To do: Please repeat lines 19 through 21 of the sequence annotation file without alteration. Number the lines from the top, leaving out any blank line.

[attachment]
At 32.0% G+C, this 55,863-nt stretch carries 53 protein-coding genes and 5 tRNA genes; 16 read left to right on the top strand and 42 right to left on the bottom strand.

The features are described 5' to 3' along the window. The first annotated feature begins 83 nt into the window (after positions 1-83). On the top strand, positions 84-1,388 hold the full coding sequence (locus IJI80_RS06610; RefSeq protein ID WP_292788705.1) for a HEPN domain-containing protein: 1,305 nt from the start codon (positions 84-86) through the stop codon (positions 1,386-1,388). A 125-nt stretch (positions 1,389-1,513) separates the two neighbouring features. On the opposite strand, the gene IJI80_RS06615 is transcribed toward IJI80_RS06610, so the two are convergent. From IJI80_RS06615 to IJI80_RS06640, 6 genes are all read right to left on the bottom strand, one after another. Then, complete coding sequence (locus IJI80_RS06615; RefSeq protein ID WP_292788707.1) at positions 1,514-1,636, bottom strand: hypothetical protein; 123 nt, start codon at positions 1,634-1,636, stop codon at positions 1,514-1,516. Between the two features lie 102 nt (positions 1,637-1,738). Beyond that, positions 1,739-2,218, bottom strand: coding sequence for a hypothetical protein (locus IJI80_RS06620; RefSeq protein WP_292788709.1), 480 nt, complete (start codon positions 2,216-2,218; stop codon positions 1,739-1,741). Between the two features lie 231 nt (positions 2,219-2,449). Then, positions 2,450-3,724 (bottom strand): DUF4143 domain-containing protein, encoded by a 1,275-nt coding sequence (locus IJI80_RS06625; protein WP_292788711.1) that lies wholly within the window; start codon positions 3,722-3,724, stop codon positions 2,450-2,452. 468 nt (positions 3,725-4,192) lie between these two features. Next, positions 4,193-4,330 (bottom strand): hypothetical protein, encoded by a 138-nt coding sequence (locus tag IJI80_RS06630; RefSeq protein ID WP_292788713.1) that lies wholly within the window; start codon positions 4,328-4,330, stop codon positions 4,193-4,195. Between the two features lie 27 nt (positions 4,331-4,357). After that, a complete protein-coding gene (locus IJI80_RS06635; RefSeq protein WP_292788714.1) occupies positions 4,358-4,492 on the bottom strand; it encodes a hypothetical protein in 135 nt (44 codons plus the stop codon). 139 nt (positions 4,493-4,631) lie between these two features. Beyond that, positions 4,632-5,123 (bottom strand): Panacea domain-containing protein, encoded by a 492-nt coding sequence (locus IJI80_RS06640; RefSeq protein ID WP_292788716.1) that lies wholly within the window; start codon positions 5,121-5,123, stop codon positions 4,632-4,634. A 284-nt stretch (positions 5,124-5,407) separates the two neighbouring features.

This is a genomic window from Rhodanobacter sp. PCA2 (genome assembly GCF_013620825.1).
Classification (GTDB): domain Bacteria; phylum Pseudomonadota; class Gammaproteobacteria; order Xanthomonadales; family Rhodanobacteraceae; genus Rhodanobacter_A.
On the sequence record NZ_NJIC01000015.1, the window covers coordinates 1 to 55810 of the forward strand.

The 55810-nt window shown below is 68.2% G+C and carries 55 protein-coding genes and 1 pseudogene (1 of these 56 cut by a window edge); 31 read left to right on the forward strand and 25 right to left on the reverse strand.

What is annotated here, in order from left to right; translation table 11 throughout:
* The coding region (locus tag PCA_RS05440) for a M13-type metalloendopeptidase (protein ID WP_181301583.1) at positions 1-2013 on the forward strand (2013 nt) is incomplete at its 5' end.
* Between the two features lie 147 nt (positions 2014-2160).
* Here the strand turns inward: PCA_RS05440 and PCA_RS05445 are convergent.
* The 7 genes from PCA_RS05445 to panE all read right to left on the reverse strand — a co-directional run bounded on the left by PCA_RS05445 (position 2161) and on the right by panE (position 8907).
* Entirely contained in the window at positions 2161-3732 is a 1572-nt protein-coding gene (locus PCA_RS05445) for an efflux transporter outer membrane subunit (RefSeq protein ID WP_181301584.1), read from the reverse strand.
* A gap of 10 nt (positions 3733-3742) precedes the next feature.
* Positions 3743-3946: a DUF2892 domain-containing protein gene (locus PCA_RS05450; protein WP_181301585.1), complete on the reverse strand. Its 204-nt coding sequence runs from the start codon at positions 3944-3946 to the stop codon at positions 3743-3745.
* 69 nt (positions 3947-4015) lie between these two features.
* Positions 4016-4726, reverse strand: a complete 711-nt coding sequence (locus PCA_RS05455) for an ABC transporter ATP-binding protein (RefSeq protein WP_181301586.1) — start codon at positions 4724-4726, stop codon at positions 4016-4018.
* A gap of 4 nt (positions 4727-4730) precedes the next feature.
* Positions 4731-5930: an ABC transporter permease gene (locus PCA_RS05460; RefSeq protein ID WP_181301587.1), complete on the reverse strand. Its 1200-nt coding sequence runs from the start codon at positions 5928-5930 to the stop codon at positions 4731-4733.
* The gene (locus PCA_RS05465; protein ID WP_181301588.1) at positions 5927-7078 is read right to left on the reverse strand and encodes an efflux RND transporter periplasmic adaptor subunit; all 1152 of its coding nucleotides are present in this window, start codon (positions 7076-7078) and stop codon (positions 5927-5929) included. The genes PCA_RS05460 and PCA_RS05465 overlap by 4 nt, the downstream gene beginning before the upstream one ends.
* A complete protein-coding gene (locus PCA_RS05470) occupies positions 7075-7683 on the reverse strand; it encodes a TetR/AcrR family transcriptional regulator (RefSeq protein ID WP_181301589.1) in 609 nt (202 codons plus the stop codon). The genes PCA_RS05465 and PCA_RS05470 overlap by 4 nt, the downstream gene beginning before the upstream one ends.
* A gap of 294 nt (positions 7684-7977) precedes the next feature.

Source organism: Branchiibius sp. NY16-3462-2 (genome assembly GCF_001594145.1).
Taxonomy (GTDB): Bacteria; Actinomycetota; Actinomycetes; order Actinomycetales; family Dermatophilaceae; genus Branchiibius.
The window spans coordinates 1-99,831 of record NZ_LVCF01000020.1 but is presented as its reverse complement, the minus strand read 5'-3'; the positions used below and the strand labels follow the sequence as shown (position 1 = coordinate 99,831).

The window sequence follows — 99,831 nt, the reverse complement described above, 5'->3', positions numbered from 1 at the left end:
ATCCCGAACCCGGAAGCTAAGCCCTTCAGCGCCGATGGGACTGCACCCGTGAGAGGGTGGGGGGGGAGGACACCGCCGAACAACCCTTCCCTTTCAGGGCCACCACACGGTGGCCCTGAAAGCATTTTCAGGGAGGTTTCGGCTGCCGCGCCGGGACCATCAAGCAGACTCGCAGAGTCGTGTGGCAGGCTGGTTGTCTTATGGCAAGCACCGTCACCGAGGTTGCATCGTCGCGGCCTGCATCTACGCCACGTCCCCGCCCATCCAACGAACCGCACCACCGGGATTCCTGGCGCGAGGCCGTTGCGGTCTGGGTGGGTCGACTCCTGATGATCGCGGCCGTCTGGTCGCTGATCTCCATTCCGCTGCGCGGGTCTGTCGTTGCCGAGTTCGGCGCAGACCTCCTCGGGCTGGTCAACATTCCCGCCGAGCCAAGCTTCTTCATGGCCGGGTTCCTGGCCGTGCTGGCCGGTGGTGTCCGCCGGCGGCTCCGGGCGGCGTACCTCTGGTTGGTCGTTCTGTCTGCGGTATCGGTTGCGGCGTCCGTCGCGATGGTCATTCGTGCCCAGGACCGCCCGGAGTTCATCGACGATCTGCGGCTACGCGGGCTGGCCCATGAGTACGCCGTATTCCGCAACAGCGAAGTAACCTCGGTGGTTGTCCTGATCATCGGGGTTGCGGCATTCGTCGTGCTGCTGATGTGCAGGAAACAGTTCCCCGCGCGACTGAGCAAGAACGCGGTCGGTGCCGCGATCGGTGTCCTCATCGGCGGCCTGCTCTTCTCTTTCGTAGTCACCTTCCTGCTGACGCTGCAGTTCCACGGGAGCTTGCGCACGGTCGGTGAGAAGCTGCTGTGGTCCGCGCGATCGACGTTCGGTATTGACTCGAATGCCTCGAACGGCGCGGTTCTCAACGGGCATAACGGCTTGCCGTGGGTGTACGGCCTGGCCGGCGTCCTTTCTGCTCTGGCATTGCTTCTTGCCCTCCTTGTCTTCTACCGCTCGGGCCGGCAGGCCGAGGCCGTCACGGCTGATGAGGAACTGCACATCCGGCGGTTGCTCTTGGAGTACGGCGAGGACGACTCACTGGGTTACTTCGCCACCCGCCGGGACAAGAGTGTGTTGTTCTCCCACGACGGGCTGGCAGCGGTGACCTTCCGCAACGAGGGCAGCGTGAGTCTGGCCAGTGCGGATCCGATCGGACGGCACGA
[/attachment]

* The gene (locus PCA_RS05465; protein ID WP_181301588.1) at positions 5927-7078 is read right to left on the reverse strand and encodes an efflux RND transporter periplasmic adaptor subunit; all 1152 of its coding nucleotides are present in this window, start codon (positions 7076-7078) and stop codon (positions 5927-5929) included. The genes PCA_RS05460 and PCA_RS05465 overlap by 4 nt, the downstream gene beginning before the upstream one ends.
* A complete protein-coding gene (locus PCA_RS05470) occupies positions 7075-7683 on the reverse strand; it encodes a TetR/AcrR family transcriptional regulator (RefSeq protein ID WP_181301589.1) in 609 nt (202 codons plus the stop codon). The genes PCA_RS05465 and PCA_RS05470 overlap by 4 nt, the downstream gene beginning before the upstream one ends.
* A gap of 294 nt (positions 7684-7977) precedes the next feature.